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Briefing date 18.09.2019
Leading countries blocked from speaking at UN climate summit

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Leading countries blocked from speaking at UN climate summit
Financial Times Read Article

Major economies, including Japan and Australia, will not be invited to speak at the UN climate change summit being hosted by secretary-general António Guterres in New York next week, according to the Financial Times. Continued support for coal in these nations goes against Guterres’ demands to stop building new coal power stations, reduce fossil-fuel subsidies and commit to net-zero emissions by 2050, the paper notes. It reports that the UK’s Boris Johnson and France’s Emmanuel Macron will, however, deliver new climate pledges, alongside dozens of other heads of state. The Guardian reports that fossil-fuel executives are holding an invite-only forum with environmentalists and governments on the sidelines of the summit, in a move branded by campaigners as “greenwashing”. The same paper also reports on the Global Climate Restoration Forum, a new effort to push governments and corporations to support technologies that suck greenhouse gases from the atmosphere, which is being launched at the UN in New York.

Ahead of the summit, Climate Home News reports that China and India, among the world’s largest emitters, are demanding rich countries provide financial support for them to increase their climate plans. Separate statements by the two nations called for rich countries to fulfil their pledges to mobilise $100bn per year by 2020 for developing countries to deal with climate change impacts. EURACTIV has an article looking at how wealthy countries are “still failing” on these commitments. A lengthy piece in Nature looks at where climate finance is currently being directed around the world – and why, as it stands, “it’s not enough”.

Reuters reports on China’s position paper for the conference in which the country says it will try to persuade others to support “nature-based solutions” to tackle the causes of climate change. Meanwhile, the Guardian reports on young activists in China trying to convince Beijing to take more radical action to cut emissions. Reuters also reports that investors are “turning heat on Big Oil” as the summit approaches, with a report by investor project the Transition Pathway Initiative concluding that only 31 out of 109 energy firms are aligned with commitments governments have made under the 2015 Paris Agreement.

Greta Thunberg to Congress: ‘You’re not trying hard enough. Sorry’
The Guardian Read Article

A group of young climate activists led by Greta Thunberg were praised at a meeting of the Senate climate crisis task force on Tuesday for their efforts to “combat one of the most urgent and politically contentious threats confronting world leaders”, the Guardian reports. However, their words were rebuffed by the young activist from Sweden. “Please save your praise. We don’t want it…Don’t invite us here to just tell us how inspiring we are without actually doing anything about it because it doesn’t lead to anything,“ said Thunberg, according to the Guardian. Vox reports that the teenager had used “her superpower of shaming adults on Senate Democrats”.

The Hill reports that Barack Obama met with the 16-year-old climate activist as part of her Washington DC trip to lobby lawmakers and that the former president had noted Thunberg was “unafraid to push for real action”. CNNHuffPost and a number of other publications also have this story. The Washington Post has a video of the two meeting. Intelligencer has a profile of Thunberg outlining her story under the headline: “It’s Greta’s world.”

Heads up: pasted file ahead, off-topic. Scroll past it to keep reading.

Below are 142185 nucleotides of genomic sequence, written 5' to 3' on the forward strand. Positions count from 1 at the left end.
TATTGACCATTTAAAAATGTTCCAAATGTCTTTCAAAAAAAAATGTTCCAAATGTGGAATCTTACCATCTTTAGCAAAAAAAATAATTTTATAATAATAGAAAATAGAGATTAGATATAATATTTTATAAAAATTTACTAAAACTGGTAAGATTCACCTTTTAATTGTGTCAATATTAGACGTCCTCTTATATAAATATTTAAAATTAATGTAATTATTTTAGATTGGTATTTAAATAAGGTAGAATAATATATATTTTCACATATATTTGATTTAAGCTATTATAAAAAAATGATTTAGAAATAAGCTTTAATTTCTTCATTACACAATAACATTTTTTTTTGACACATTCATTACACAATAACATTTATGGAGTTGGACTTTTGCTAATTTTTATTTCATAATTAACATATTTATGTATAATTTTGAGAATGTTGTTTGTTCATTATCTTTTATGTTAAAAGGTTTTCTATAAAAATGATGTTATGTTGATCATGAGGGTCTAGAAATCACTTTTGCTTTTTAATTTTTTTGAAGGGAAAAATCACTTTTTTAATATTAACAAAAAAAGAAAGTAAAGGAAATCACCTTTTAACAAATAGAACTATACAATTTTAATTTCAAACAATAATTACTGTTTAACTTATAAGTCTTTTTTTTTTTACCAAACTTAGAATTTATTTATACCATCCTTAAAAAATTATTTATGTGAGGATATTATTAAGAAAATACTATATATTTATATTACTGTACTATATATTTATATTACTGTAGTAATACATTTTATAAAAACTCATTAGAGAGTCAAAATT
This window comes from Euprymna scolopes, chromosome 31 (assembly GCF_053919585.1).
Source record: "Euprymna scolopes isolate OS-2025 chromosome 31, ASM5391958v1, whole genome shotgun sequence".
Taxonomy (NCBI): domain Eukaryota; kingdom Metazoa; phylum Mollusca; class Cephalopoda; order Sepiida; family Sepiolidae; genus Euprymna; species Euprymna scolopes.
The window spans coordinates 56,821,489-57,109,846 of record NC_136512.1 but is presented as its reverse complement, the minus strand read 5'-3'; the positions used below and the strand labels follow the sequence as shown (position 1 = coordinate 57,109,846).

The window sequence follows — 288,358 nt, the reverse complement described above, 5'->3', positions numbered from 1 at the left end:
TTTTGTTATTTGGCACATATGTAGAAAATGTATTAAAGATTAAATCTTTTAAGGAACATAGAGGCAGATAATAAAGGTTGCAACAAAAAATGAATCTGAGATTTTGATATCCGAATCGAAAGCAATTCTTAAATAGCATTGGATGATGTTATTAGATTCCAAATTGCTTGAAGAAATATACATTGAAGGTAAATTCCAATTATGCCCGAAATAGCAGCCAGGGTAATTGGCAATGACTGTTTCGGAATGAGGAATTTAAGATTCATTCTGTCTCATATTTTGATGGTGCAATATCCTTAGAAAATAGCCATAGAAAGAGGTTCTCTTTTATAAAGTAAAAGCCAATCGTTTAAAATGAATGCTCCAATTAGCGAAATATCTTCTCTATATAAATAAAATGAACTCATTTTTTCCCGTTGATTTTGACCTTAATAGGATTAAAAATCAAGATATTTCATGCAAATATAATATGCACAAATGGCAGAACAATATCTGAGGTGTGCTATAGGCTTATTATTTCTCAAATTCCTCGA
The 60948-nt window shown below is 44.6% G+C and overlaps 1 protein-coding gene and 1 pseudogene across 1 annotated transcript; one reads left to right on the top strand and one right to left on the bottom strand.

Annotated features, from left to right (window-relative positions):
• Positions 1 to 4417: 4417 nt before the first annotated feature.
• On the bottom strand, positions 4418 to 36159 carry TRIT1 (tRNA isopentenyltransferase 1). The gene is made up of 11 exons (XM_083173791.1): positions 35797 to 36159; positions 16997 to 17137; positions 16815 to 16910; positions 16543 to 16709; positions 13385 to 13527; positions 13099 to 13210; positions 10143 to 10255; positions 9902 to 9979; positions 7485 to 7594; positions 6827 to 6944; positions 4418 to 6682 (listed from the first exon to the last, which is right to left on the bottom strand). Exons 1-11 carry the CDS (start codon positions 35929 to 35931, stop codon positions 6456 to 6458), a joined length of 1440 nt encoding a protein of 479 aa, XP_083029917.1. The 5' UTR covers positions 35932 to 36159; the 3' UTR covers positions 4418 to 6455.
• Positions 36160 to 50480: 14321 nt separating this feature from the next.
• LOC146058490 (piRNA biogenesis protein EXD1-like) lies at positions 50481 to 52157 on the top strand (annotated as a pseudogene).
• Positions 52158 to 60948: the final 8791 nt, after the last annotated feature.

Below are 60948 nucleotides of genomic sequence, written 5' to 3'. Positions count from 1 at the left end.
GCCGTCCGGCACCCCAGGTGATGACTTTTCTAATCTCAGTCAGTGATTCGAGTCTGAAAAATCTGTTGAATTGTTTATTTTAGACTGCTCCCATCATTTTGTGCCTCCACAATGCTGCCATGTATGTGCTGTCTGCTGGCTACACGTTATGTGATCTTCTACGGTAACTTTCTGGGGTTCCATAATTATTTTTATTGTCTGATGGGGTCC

Trump administration to revoke California’s power to set stricter auto emissions standards
The Washington Post Read Article

The Trump administration intends to revoke California’s long-standing right to set stricter standards for cars and trucks to cut air pollution and greenhouse gas emissions, reports the Washington Post. The paper says the move is the latest step in part of a wider campaign to backtrack on Obama-era policies intended to tackle climate change. The Los Angeles Times also has the story, noting that the move, expected today, will put the state and the administration on a path to years of court battles. It notes that the Environmental Protection Agency, which is behind the announcement, had no comment on the plan which is thought to have been in the works for almost as long as Donald Trump has been in power. The New York Times carries a quote from an environmental lawyer who calls the move “unprecedented and a tremendously big deal”. The LA Times says the official announcement is expected while the president is in California for a campaign fundraising trip. CNNPolitico and Reuters also report the story.

Earth warming more quickly than thought, new climate models show

Separate models produced by two major research centres in France suggest that by 2100, if CO2 emissions continue unabated, average temperatures could rise 7C above pre-industrial levels, according to AFP. The French models are the first to be released from a new generation of around 30 climate models known collectively as CMIP6, which are expected to underpin the Intergovernmental Panel on Climate Change’s next major report in 2021. (For more, see Carbon Brief’s recent guest post on the topic.) AFP reports that their new figures are up to 2C higher than the equivalent scenario in the previous IPCC report from 2014 and the scientists behind the models say they suggest the Paris Agreement target of staying “well below” 2C of warming will be challenging. MailOnline and France24 also carry the story from AFP.


Money is the oxygen on which the fire of global warming burns
Bill McKibben, The New Yorker Read Article